Bulls coach John Mitchell talks to his players during a training session. Photo: Sydney Mahlangu/BackpagePix

JOHANNESBURG - What transpired in Buenos Aires in the early hours of Sunday morning was nothing shy of a heartless performance by the Bulls as they sunk to a 54-24 defeat at the hands of the Jaguares.

But a clearly disappointed Bulls coach John Mitchell sent out a timely warning to those who have already written them and their play-off chances off, stating that the race for the knockout stage of the competition is far from over.

“One thing about a loss is that you got to learn to get over it quickly. But no this conference is not over yet,” Mitchell said from Argentina.

And the Bulls will quickly need to put the hapless performance of the past weekend behind them if they are to get their campaign back on track against the Brumbies at Loftus Versfeld on Saturday.

It was not the dropped points that would have bothered Mitchell  - the Bulls are now fourth in the South African conference and five points adrift of second placed Jaguares on 29 points and four from the Sharks - but rather how softly his team wilted in the face of some brute physicality and exceptional handling skills and high speed intensity from the South Americans.

“Disappointed in the performance and fact that it is the first time that we’ve shown softness,” added Mitchell.

That “softness” was evident in the opening exchanges as the Bulls failed to hold onto the ball and like deer fixated on the headlights, they failed to make any meaningful decisions that could swing the game in their favour.

Jesse Kriel gets away from the Jaguares defence. Photo: EPA/David Fernandez
Jesse Kriel gets away from the Jaguares defence. Photo: EPA/David Fernandez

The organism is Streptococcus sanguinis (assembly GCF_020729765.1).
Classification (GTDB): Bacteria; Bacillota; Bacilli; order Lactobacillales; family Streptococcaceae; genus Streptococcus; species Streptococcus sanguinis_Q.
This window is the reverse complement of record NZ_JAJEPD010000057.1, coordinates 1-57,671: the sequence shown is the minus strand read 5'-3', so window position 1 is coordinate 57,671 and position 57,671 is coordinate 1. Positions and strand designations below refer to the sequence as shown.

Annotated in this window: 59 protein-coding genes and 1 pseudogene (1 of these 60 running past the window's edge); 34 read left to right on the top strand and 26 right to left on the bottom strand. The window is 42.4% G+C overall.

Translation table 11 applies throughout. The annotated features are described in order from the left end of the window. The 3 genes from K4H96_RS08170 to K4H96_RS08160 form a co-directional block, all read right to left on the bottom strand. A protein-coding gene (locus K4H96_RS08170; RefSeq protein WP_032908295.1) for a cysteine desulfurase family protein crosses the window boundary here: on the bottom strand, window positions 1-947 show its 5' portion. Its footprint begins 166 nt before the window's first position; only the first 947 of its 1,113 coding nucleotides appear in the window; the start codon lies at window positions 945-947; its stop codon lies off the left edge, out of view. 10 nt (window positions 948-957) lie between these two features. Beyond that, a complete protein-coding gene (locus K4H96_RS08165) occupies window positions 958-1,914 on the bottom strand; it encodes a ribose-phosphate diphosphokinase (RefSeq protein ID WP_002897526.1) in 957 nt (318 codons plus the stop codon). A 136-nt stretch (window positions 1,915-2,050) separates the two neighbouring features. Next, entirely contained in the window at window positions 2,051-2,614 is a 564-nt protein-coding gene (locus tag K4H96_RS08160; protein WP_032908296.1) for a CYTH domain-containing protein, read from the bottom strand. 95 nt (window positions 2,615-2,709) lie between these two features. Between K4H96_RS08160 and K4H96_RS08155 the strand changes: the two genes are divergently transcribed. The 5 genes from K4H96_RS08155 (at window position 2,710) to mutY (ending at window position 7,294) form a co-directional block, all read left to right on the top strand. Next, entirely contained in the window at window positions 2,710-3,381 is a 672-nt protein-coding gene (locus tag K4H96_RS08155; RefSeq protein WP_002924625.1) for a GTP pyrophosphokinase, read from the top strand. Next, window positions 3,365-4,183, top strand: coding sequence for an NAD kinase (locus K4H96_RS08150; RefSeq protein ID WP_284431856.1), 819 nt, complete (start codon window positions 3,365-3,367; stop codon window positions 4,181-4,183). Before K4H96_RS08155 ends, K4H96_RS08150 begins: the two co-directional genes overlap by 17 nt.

The failings of the normally sound decision making particularly from the senior players was further compounded by the porous manner in which the Bulls defended, with many missed one-on-one tackles that opened up gaping holes which the Jaguares capitalised on. 

For Mitchell, it all came down to attitude or rather a lack thereof as what was technically, tactically and physically an authoritative Bulls side in their victory over the Sharks, looked a shadow of that team a week later and against a side that enticed them into playing the kind of rugby the men in blue thrive on.

“No, it was with the attitude,” said Mitchell. “Bad start was not actually so much a setback because we scored quickly after and went to a stage where hadn’t (Thembelani) Bholi knocked on over the line we would have gone ahead.

“Clearly there was decision making that was average in that early period transferring pressure but the guys managed to recover and re-establish their momentum and authority with ball in hand.”

Mitchell also rubbished suggestions that over the controversial appointment of Argentine referee Federico Anselmi to officiate the game saying that it had no effect on the outcome and that his side just could not adapt to the high paced feasting that the Jaguares had dished out.

“It was always going to be difficult with an Argentine ref but you have to get over those kind of things. And as it turned out, it didn’t have any bearing. The side’s ability to adapt was poor.”

The Bulls will be now sweating over the injuries to utility forward Hendre Stassen and prop Frans van Wyk who will be assessed once they are back home today.

Pretoria News

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